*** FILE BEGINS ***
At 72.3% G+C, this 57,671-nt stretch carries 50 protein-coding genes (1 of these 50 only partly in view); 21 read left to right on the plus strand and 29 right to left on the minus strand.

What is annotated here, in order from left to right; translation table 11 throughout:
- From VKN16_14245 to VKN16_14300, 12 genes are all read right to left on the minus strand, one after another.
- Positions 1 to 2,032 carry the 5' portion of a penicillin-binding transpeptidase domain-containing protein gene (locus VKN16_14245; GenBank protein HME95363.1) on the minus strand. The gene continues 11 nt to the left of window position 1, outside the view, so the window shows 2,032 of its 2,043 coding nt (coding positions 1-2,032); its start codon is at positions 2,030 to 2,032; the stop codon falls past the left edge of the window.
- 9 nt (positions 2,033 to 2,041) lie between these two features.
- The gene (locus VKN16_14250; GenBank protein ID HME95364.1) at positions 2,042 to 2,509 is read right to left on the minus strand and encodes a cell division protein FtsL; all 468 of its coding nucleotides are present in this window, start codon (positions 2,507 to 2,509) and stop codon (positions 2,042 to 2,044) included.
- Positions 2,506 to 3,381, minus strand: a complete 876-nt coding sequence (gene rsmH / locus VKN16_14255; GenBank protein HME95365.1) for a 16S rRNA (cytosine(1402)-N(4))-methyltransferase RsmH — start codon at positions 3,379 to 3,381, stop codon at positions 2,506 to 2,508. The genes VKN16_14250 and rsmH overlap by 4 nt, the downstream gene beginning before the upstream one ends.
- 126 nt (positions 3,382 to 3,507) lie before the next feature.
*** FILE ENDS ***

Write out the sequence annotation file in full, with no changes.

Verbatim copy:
At 72.3% G+C, this 57,671-nt stretch carries 50 protein-coding genes (1 of these 50 only partly in view); 21 read left to right on the plus strand and 29 right to left on the minus strand.

What is annotated here, in order from left to right; translation table 11 throughout:
- From VKN16_14245 to VKN16_14300, 12 genes are all read right to left on the minus strand, one after another.
- Positions 1 to 2,032 carry the 5' portion of a penicillin-binding transpeptidase domain-containing protein gene (locus VKN16_14245; GenBank protein HME95363.1) on the minus strand. The gene continues 11 nt to the left of window position 1, outside the view, so the window shows 2,032 of its 2,043 coding nt (coding positions 1-2,032); its start codon is at positions 2,030 to 2,032; the stop codon falls past the left edge of the window.
- 9 nt (positions 2,033 to 2,041) lie between these two features.
- The gene (locus VKN16_14250; GenBank protein ID HME95364.1) at positions 2,042 to 2,509 is read right to left on the minus strand and encodes a cell division protein FtsL; all 468 of its coding nucleotides are present in this window, start codon (positions 2,507 to 2,509) and stop codon (positions 2,042 to 2,044) included.
- Positions 2,506 to 3,381, minus strand: a complete 876-nt coding sequence (gene rsmH / locus VKN16_14255; GenBank protein HME95365.1) for a 16S rRNA (cytosine(1402)-N(4))-methyltransferase RsmH — start codon at positions 3,379 to 3,381, stop codon at positions 2,506 to 2,508. The genes VKN16_14250 and rsmH overlap by 4 nt, the downstream gene beginning before the upstream one ends.
- 126 nt (positions 3,382 to 3,507) lie before the next feature.